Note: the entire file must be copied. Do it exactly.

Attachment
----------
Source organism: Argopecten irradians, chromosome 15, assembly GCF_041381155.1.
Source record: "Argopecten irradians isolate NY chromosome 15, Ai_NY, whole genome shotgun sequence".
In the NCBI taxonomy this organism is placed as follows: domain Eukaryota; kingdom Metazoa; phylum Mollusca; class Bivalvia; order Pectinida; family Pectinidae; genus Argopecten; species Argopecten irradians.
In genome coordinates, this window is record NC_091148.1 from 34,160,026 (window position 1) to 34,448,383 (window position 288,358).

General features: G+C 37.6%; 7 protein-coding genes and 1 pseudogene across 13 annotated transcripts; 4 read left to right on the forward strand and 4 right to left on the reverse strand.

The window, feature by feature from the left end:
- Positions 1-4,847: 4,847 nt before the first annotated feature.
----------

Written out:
Source organism: Argopecten irradians, chromosome 15, assembly GCF_041381155.1.
Source record: "Argopecten irradians isolate NY chromosome 15, Ai_NY, whole genome shotgun sequence".
In the NCBI taxonomy this organism is placed as follows: domain Eukaryota; kingdom Metazoa; phylum Mollusca; class Bivalvia; order Pectinida; family Pectinidae; genus Argopecten; species Argopecten irradians.
In genome coordinates, this window is record NC_091148.1 from 34,160,026 (window position 1) to 34,448,383 (window position 288,358).

General features: G+C 37.6%; 7 protein-coding genes and 1 pseudogene across 13 annotated transcripts; 4 read left to right on the forward strand and 4 right to left on the reverse strand.

The window, feature by feature from the left end:
- Positions 1-4,847: 4,847 nt before the first annotated feature.